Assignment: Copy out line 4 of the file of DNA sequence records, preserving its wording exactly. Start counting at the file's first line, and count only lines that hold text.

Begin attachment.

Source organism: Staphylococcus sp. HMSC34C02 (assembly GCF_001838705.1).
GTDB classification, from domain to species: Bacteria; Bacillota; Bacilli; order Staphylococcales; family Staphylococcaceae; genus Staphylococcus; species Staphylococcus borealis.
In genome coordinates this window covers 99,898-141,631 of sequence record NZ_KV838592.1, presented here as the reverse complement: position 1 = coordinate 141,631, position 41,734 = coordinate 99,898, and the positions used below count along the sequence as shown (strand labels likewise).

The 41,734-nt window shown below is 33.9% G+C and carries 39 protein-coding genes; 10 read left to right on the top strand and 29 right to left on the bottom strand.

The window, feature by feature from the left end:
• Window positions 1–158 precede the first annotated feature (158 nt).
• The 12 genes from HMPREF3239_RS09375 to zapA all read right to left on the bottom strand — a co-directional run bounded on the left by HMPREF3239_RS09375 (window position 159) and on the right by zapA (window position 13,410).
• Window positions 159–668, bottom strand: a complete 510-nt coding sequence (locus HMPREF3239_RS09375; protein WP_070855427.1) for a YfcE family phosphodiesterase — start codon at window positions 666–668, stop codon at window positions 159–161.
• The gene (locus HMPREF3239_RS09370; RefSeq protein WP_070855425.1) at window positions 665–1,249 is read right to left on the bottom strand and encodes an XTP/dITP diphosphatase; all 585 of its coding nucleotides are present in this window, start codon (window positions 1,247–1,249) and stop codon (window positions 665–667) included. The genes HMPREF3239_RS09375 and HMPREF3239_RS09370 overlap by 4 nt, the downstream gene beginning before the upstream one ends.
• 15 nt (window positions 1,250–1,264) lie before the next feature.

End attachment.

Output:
The 41,734-nt window shown below is 33.9% G+C and carries 39 protein-coding genes; 10 read left to right on the top strand and 29 right to left on the bottom strand.